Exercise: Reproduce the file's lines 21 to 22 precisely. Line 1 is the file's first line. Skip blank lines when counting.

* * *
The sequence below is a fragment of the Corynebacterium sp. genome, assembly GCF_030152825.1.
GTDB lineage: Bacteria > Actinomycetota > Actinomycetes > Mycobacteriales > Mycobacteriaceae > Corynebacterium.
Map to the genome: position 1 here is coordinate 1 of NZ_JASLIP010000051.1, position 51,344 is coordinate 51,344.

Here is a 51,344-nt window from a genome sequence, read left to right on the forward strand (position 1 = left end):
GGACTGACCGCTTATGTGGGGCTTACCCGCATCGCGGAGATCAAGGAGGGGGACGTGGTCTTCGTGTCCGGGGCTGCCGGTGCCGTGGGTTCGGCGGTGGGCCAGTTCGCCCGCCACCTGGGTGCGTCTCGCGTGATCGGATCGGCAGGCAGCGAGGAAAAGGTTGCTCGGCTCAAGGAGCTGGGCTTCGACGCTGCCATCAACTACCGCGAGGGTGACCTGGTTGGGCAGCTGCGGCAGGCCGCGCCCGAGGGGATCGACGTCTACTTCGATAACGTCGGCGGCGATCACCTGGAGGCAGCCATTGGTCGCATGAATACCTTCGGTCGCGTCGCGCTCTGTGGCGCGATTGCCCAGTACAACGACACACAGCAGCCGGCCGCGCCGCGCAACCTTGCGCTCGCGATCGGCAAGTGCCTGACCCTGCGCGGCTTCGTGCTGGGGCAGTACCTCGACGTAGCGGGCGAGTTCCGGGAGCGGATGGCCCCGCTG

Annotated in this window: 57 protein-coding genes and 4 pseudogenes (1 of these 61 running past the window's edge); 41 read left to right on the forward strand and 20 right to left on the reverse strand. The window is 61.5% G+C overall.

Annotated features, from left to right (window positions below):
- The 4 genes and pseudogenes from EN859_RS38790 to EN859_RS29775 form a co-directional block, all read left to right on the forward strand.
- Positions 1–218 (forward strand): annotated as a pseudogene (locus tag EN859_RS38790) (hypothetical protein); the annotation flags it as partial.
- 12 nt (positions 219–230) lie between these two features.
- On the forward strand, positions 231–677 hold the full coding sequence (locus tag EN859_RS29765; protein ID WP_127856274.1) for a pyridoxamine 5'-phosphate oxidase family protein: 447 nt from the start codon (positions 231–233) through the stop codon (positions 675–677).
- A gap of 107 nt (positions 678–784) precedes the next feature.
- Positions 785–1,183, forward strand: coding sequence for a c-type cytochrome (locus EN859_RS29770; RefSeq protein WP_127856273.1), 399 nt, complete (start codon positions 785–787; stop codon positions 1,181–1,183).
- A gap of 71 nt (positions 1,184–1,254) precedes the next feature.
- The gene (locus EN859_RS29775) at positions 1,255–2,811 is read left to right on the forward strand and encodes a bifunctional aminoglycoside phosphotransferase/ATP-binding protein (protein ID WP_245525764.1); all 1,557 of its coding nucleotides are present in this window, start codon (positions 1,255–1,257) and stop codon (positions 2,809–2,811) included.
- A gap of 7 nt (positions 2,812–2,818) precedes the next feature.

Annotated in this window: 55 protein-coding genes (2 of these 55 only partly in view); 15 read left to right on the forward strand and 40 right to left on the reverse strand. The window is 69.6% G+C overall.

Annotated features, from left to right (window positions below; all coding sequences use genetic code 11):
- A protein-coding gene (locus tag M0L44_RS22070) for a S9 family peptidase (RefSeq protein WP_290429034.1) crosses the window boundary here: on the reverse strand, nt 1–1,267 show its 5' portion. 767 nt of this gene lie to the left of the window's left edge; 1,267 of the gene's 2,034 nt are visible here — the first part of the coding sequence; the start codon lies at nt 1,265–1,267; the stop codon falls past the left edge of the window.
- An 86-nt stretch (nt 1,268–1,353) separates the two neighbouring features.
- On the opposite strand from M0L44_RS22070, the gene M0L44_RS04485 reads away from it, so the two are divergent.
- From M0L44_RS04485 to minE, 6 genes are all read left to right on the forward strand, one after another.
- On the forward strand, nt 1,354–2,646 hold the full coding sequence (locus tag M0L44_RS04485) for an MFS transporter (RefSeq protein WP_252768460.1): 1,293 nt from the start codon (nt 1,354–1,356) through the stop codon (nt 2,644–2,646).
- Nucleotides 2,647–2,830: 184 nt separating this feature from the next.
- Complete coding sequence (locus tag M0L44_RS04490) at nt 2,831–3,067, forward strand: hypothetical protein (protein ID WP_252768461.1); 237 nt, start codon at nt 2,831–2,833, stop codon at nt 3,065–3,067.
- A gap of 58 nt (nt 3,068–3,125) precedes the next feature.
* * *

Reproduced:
- On the opposite strand from M0L44_RS22070, the gene M0L44_RS04485 reads away from it, so the two are divergent.
- From M0L44_RS04485 to minE, 6 genes are all read left to right on the forward strand, one after another.